When you can­not make a pay­ment, do not de­lay telling your land­lord

Weekend Argus (Saturday Edition) - - PROPERTY 360 - Your rent, speak up

TEN­ANTS, if you can’t pay quickly, all ex­perts ad­vise.

The first thing you need to do is com­mu­ni­cate with the owner and try to make a plan with him or her, says Her­schel Jawitz, chief ex­ec­u­tive of Jawitz Prop­er­ties.

“The prob­lem is many own­ers rely on the rental to pay their mort­gage so op­tions are lim­ited in terms of help­ing a ten­ant who can’t pay.

“The worst thing a ten­ant can do is to sim­ply ter­mi­nate the lease and move out. This may put the owner in a po­si­tion to re­port the ten­ant to one of the credit agen­cies that own­ers and agents use to as­sess the qual­ity of a ten­ant, which will im­pact on the ten­ant’s abil­ity to rent in the fu­ture,” warns Jawitz.

An­drew Schae­fer, manag­ing di­rec­tor of na­tional prop­erty man­age­ment com­pany Trafal­gar agrees, ten­ants should “quickly ap­proach their let­ting agent or owner (in the event the owner is self-manag­ing) to dis­cuss pay­ment is­sues”.

“Own­ers are gen­er­ally amenable to as­sist­ing when ap­proached early and hon­estly, es­pe­cially in the cur­rent dif­fi­cult mar­ket con­di­tions with low rental in­creases, higher va­can­cies, dif­fi­cul­ties find­ing qual­i­fy­ing ten­ants and es­ca­lat­ing rental ar­rears.

“The ear­lier the ap­proach, the lower the ar­rears, the more op­tions and flex­i­bil­ity are avail­able to make a mu­tu­ally sat­is­fac­tory plan. An ac­knowl­edge­ment of debt (AoD), which is an agree­ment that al­lows the ten­ant to pay off the ar­rears without de­tract­ing from his or her li­a­bil­ity for rent that is due; early no­tice; lower rental in­crease; and re­duc­ing ser­vices costs are all con­sid­er­a­tions to as­sist with cash flow and af­ford­abil­ity chal­lenges.”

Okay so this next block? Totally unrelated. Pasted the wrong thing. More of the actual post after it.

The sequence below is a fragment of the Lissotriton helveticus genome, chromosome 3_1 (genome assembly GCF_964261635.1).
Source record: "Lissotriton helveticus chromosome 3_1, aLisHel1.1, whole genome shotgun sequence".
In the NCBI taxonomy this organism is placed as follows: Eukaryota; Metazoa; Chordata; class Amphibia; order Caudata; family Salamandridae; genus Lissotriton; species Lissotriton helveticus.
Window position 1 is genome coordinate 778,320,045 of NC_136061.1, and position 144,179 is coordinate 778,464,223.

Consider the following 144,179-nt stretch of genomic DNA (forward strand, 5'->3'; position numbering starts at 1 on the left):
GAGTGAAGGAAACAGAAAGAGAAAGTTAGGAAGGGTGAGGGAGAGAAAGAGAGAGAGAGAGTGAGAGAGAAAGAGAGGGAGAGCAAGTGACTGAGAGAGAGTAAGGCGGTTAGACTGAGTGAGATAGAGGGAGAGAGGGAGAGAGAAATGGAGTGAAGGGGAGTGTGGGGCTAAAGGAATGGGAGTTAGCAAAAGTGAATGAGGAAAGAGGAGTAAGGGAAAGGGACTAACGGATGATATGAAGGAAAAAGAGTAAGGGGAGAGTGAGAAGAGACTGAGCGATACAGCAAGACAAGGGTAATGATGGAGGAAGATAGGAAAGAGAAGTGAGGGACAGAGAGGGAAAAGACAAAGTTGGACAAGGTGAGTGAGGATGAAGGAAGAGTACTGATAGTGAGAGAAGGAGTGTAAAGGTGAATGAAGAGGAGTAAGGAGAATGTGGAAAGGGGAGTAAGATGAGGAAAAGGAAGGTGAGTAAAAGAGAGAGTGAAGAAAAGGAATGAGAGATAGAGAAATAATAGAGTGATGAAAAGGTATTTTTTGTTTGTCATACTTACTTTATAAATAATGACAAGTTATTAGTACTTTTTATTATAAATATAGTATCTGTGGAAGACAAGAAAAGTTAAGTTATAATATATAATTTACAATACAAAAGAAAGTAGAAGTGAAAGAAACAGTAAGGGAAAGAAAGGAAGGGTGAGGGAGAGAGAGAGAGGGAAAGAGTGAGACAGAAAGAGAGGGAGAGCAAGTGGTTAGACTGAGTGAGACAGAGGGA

Ben Shaw, chief ex­ec­u­tive of HouseMe, an on­line rental dis­rup­tor, says “pro­vid­ing an up­date sooner rather than later when you are not able to meet you fi­nan­cial obli­ga­tions, or when you will pay a bit late, is the best op­tion”.

“This could help pre­vent ad­di­tional charges, but also pre­vents an­i­mos­ity build­ing in your re­la­tion­ship. Given the eco­nomic cli­mate, a com­mit­ment to pay back over time will see many good ten­ants re­tain their rental con­tracts rather than be forced out. Land­lords do re­alise how tough it is out there, and don’t want to go through the has­sle of find­ing an­other good ten­ant.” GARY PALMER, chief ex­ec­u­tive at Paragon Lend­ing So­lu­tions, rec­om­mends prop­erty own­ers im­ple­ment the fol­low­ing as a bare min­i­mum be­fore sign­ing a lease:

Sub­scrib­ing and us­ing prod­ucts such as WinDeed, other data­bases and credit bu­reaus, for in­stance Ten­ant Pro­file Net­work, will re­veal the per­sonal his­tory of your prospec­tive ten­ant, in­clud­ing iden­tity doc­u­ment ver­i­fi­ca­tion, judg­ments against them and com­pany searches, if they are sign­ing the lease in the name of their com­pany.

Do the le­gal search

Do the per­sonal search

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